Where is the correct placement for your tongue in your mouth?
The other week, a student asked me this question after a Yoga teacher told the class to relax the tongue from the top of the mouth, down to the bottom of the mouth during Savasana. I’m glad he asked since I’ve heard the same instruction many times before. Whenever I try relaxing my tongue down from the top of the mouth, it feels unnatural so I ignore the instruction and keep my tongue where it is. I never got around to looking it up so I decided to do a little research to (a) find out what the correct placement of the tongue is and (b) find out where this instruction came from.
First, I searched google, making sure I wasn’t just sourcing Yoga sites but everything from speech therapists, nose and throat consultants, structural integration practitioners and orthotropics (very interesting). The verdict: Palate (Top or roof of the mouth). I had no idea how important tongue positioning could be and how it can have huge effect on how your teeth grow and the structure of your face. For an interesting article read Profile in Oral Health; Nose Breathing for Good Health, Fitness and Correct Craniofacial Development in Dentaltown (image credit).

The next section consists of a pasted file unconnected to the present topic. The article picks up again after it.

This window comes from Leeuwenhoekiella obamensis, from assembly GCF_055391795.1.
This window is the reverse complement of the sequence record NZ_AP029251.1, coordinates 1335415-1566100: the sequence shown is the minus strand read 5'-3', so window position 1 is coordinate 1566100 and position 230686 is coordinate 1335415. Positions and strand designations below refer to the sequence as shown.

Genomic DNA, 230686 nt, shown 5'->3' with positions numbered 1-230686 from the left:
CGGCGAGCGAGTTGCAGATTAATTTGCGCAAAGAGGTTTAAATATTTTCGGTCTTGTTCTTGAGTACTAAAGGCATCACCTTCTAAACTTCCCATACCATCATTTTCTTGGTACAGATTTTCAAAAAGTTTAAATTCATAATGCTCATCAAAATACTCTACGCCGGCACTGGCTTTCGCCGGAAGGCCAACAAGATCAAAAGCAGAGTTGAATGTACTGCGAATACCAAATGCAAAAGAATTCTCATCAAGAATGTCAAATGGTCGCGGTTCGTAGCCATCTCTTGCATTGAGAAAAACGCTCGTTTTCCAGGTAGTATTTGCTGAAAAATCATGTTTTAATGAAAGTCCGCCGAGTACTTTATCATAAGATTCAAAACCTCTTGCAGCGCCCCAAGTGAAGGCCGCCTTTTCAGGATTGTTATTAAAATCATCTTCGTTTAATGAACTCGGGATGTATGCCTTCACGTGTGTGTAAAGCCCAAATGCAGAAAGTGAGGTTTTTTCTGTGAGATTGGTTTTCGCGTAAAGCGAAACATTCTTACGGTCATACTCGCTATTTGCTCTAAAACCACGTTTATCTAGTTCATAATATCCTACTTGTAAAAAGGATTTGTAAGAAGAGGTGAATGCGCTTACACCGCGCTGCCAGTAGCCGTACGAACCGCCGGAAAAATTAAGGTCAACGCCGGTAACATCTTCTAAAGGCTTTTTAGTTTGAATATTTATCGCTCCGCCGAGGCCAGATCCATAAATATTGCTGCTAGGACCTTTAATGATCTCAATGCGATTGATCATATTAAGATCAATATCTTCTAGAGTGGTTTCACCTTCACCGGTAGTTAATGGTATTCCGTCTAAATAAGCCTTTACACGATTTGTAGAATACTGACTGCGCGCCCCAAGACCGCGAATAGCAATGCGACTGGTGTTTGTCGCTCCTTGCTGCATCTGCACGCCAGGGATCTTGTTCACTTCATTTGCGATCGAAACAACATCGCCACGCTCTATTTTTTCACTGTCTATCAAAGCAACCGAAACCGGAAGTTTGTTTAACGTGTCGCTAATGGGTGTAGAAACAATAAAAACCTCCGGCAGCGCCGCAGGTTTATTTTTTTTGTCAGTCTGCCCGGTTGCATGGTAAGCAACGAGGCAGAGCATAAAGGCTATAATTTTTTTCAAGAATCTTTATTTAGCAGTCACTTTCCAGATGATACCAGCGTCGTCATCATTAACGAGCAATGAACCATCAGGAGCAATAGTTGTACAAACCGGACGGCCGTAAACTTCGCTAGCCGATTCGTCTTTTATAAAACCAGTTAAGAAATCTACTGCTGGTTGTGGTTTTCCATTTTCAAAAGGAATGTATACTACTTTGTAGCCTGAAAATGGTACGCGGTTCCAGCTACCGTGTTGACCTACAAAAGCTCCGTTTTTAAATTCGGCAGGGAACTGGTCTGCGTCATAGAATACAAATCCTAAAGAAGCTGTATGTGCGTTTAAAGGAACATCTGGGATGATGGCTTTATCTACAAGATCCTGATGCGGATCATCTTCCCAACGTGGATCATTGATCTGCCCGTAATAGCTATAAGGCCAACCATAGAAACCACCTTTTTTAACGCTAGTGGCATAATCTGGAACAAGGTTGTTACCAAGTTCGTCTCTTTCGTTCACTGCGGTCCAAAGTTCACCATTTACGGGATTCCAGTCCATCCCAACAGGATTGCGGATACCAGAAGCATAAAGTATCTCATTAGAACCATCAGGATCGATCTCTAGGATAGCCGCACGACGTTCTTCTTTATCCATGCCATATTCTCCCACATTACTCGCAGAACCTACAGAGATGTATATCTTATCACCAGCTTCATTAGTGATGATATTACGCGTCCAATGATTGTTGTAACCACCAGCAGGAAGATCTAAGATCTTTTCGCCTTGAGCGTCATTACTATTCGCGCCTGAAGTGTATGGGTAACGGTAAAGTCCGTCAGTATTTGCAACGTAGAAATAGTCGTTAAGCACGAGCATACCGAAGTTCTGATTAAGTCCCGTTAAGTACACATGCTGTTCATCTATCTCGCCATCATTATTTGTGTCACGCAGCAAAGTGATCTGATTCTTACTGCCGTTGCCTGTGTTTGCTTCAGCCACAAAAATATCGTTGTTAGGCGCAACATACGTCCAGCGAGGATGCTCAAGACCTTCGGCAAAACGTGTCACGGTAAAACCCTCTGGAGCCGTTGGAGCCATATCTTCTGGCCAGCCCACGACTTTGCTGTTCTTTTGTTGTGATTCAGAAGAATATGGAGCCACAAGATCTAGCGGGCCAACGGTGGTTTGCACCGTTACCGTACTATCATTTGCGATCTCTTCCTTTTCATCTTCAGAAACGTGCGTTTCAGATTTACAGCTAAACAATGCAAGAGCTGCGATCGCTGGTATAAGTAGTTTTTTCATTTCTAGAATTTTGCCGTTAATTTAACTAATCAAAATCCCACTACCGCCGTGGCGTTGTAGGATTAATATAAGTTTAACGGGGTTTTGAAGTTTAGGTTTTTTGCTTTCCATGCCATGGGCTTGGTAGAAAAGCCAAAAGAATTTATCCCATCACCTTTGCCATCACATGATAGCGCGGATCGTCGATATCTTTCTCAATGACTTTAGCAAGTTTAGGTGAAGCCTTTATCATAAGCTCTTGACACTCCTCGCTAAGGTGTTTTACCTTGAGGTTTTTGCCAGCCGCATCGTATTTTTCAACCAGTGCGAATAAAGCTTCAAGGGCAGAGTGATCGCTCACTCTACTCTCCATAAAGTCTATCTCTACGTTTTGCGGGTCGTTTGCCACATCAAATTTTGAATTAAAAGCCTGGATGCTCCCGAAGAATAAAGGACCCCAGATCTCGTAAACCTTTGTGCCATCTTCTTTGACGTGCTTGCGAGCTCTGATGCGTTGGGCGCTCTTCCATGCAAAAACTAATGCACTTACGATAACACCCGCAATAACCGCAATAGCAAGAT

I could not find one article that contradicted this. So where did, “relax the tongue down”, originate? I suspect it came about from the instruction to relax your jaw. Say you’re lying in savasana and the teacher tells you to relax your jaw; if your jaw was tensed and you relax, you will feel some relief which may help your relaxation. If the teacher then gives you the instruction to relax your tongue from the roof of the mouth, you may think, oh I had my jaw clenched and my tongue was also in the wrong position; no wonder I’m so tense! Be careful, you may be creating more problems.
One thing that really gets my back up is the amount of nonsense you can hear during a Yoga class. Soon after I graduated from Bikram Yoga teacher training, a senior teacher named Whitney, drummed into me, “If it’s not in the dialogue (official instructions) and you didn’t read it in Bikram’s books, then don’t say it”. For a young teacher, it was a good lesson and I’ve waded through the bullshit since. Of course my sources have stretched beyond Bikram and now that I’m studying Yoga Therapy, I feel less like a charlatan.
Of course, do your own research and let me know what you think. I’d love to hear from you!
Amazing blog posted.
Hindu God’s and Their Vahanas